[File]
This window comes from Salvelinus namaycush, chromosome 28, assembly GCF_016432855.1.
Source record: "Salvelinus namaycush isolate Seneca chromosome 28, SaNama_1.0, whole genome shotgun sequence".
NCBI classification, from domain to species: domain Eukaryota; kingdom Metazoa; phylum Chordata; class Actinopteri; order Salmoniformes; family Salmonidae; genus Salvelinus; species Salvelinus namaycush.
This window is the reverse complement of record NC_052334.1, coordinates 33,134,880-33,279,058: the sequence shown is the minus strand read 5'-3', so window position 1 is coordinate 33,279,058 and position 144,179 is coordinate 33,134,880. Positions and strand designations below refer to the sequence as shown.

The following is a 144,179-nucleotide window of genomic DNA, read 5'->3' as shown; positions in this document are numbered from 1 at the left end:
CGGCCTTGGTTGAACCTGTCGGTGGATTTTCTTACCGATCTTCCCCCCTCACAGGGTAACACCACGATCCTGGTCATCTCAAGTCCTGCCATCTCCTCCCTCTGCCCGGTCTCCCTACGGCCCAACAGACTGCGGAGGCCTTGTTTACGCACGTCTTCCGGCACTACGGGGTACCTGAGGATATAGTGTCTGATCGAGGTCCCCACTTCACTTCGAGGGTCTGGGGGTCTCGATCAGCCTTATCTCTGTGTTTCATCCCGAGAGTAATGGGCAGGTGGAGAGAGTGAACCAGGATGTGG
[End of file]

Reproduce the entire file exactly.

This window comes from Salvelinus namaycush, chromosome 28, assembly GCF_016432855.1.
Source record: "Salvelinus namaycush isolate Seneca chromosome 28, SaNama_1.0, whole genome shotgun sequence".
NCBI classification, from domain to species: domain Eukaryota; kingdom Metazoa; phylum Chordata; class Actinopteri; order Salmoniformes; family Salmonidae; genus Salvelinus; species Salvelinus namaycush.
This window is the reverse complement of record NC_052334.1, coordinates 33,134,880-33,279,058: the sequence shown is the minus strand read 5'-3', so window position 1 is coordinate 33,279,058 and position 144,179 is coordinate 33,134,880. Positions and strand designations below refer to the sequence as shown.

The following is a 144,179-nucleotide window of genomic DNA, read 5'->3' as shown; positions in this document are numbered from 1 at the left end:
CGGCCTTGGTTGAACCTGTCGGTGGATTTTCTTACCGATCTTCCCCCCTCACAGGGTAACACCACGATCCTGGTCATCTCAAGTCCTGCCATCTCCTCCCTCTGCCCGGTCTCCCTACGGCCCAACAGACTGCGGAGGCCTTGTTTACGCACGTCTTCCGGCACTACGGGGTACCTGAGGATATAGTGTCTGATCGAGGTCCCCACTTCACTTCGAGGGTCTGGGGGTCTCGATCAGCCTTATCTCTGTGTTTCATCCCGAGAGTAATGGGCAGGTGGAGAGAGTGAACCAGGATGTGG